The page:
Anyway my mind has veered back to the weekend.  The slower pace meant that I could take in more of what was going on around me and from the motorhome window, I had time to observe the behaviour of this perky chap who came begging for food.   It reminded me that there's so much to discover about the world around us - if we just stay still and watch for a while.

    Rather than gobbling down chunks of the noggin of my homemade bread (Lovelygrey family slang for the end of a loaf) this carrion crow gathered as much as possible in his beak, looked around to see that no other birds were watched and buried the bread under clumps of grass or stones.  He came back several times, and on each occasion used a different hiding place.   A little bit of research just now suggests that, unlike Lovelygrey,  the crow family have excellent memories and can easily find stuff  that they have stashed away earlier.  Maybe it might be worth training one as a pet to help me find my keys that mysteriously go missing each morning just as I'm about to leave the house!

    Tuesday, 8 May 2012

    Orzotto: Pearls among Swine

    Last night's supper was orzotto,  a dish akin to a risotto which uses pearl barley, a favourite grain of mine reminiscent of childhood stews.   The recipe was followed faithfully from the BBC's website after I saw the 'Two Greedy Italians' cook it.   I was salivating excessively as it materialised on the show set in Calabria.  Total costs for the four main ingredients for this gastronomic delight?  Half a pack of reduced price Red Tractor Assured pork mince from the Coop -about 60p, half bags of pearl barley and spinach 25p and 75p respectively and about a third of the contents of a parsley pot 33p.  The rest of the ingredients, a splash of olive oil, half a glass of white wine, a stock cube and seasoning and the total came to £2.50 at the most for enough to feed a family of four.  The super frugal among you will easily have spotted that there's further savings that could be shaved off - say  by economising using home grown  or market bought veg or indeed leaving out the wine.  By the way, the observant will notice that there's an extra glass of the hard stuff in the photo.  This is because I currently advocate the 'Keith Floyd' quick slurp method to combat the boredom when a recipe calls for continuous stirring for half an hour.  But watch this space.  Changes to my drinking habits may be afoot!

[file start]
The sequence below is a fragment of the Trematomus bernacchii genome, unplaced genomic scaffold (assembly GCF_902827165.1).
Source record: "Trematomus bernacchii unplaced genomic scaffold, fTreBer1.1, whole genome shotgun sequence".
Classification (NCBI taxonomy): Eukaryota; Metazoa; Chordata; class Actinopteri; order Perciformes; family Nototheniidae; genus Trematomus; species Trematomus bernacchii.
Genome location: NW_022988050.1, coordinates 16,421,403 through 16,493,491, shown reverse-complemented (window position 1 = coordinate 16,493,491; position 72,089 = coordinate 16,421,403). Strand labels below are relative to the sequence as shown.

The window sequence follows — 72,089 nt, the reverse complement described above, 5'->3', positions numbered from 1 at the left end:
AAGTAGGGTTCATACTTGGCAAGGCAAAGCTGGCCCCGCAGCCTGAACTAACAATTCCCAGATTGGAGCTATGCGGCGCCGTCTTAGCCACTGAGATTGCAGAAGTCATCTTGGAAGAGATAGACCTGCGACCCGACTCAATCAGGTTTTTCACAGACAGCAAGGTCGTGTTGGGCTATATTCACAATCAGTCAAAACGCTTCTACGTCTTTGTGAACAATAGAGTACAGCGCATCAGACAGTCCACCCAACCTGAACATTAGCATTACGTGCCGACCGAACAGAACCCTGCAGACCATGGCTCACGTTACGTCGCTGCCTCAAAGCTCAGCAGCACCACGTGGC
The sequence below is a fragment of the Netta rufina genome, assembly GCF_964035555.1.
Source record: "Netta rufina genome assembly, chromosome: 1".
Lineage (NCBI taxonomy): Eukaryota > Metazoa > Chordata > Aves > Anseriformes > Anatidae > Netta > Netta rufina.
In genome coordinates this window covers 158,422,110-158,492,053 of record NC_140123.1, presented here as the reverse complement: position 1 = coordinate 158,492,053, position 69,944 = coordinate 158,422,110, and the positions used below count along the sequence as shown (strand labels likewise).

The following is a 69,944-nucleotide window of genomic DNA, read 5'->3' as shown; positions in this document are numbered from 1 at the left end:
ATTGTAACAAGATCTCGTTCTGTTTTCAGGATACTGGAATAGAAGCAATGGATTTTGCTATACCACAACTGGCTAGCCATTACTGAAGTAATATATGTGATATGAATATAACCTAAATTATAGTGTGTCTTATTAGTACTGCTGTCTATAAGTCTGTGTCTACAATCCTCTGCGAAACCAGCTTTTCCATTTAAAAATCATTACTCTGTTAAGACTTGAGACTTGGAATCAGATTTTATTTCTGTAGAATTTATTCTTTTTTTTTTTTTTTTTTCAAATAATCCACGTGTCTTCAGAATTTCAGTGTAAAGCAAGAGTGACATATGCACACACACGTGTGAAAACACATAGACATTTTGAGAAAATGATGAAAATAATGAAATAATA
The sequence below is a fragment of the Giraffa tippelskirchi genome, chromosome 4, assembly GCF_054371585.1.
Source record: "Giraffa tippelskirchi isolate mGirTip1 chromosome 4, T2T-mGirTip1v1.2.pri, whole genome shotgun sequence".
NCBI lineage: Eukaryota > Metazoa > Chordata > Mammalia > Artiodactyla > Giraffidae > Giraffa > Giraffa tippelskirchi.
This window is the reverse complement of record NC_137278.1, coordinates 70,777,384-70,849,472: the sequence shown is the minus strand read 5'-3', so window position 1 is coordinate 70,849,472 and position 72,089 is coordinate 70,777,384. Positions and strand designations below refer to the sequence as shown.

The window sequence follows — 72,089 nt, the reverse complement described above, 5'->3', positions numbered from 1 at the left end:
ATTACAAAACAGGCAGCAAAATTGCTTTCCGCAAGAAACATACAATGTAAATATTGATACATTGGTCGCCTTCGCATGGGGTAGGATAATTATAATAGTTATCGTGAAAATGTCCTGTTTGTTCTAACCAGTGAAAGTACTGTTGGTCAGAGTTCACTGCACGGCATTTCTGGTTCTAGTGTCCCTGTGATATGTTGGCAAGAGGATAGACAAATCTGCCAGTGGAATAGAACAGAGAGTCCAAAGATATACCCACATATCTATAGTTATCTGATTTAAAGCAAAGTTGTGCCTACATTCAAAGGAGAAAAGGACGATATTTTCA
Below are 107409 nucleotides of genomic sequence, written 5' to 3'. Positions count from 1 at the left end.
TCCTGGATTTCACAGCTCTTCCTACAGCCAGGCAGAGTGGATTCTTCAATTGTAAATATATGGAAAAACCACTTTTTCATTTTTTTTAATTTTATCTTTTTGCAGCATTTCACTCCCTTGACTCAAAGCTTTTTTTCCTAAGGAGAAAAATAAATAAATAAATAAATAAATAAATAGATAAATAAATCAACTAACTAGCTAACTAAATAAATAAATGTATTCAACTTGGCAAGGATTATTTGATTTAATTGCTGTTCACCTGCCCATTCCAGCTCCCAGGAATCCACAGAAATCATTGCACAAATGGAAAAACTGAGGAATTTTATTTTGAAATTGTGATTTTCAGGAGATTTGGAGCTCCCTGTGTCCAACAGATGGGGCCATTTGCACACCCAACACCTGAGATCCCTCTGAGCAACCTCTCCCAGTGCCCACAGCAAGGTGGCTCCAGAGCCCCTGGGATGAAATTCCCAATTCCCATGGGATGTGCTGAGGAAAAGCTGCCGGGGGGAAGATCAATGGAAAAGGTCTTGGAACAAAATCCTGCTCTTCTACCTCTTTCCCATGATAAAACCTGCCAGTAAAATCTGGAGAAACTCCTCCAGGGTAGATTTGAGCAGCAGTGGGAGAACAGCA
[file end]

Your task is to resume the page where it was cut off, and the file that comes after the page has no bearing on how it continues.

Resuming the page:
Perhaps it's the smug middle class mummy within me but I'm still amazed that there are now a myriad of people in the UK who say that they can't afford to feed their families.  Cooking from scratch, even with meat, that is widely believed to be an expensive ingredient, can be so, so cheap.



    Monday, 7 May 2012

    Dyslexic Dichotomy

    Here's a photo that makes this avid bookworm's heart sing with gusto.  La, la, la dee la laaa!  Supposedly people with dyslexia don't relish reading do they?  But how absolutely wrong can your assumptions  be.   Here's Louis pictured this evening, burying himself in  my latest Dandy find from the secondhand bookstall at Saltram House,  I took about forty photos of him engrossed in one of his beloved classic cartoon annuals. And he was so completely absorbed he didn't even notice my clicking camera and pull his usual self conscious grimaces.

    Okay, an advanced understanding of  Desperate Dan and cow pie isn't necessarily going to equip a kid with  knowledge that will help them  to change the world in monumental fashion.   But maybe the enthusiasm he shows when I bring home a new comic book  will kickstart his own personal exploration of what can be found between other hard covers and paperbacks.  And who knows what exciting adventures that he might embark on as a consequence of being inspired by the writing of others?

    Sunday, 6 May 2012

    Wimmin

    Since my visit to  RAMM earlier this year I've been meaning  to visit Plymouth City Museum.  For this is the usual home of the gobsmackingly amazing 'Fish Sale on a Cornish Beach' by Stanhope Forbes that was being exhibited in Exeter as part of a special exhibition.  I reckoned that there must be other gems in the collection at this great seafaring city. Yesterday, I finally got around to visiting and I wasn't at all disappointed.

    One of the galleries has an exhibition titled  'Women in Art'.  It's not on permanent show but you don't have to head down to the South West in double quick time to see it as it's on until March 2013.  It got me thinking in a semi-deep way.  Blimey!  How many  female artists could I name aside from those Young British Artists who, in this celebrity obsessed culture, have achieved superstar status?  Well, there's Barbara Hepworth, of course and the moustachioed  Freda Kahlo.   Oh! and Georgia O' Keefe.  Thereafter things get a bit hazy.  I'm aware of the existence of Vanessa Bell,   Dora Carrington and Gwen John but I couldn't identify any of their works.  There's more chance of me naming one of the Pokemon characters.  By the way, the spiky yellow one is called Pikachu.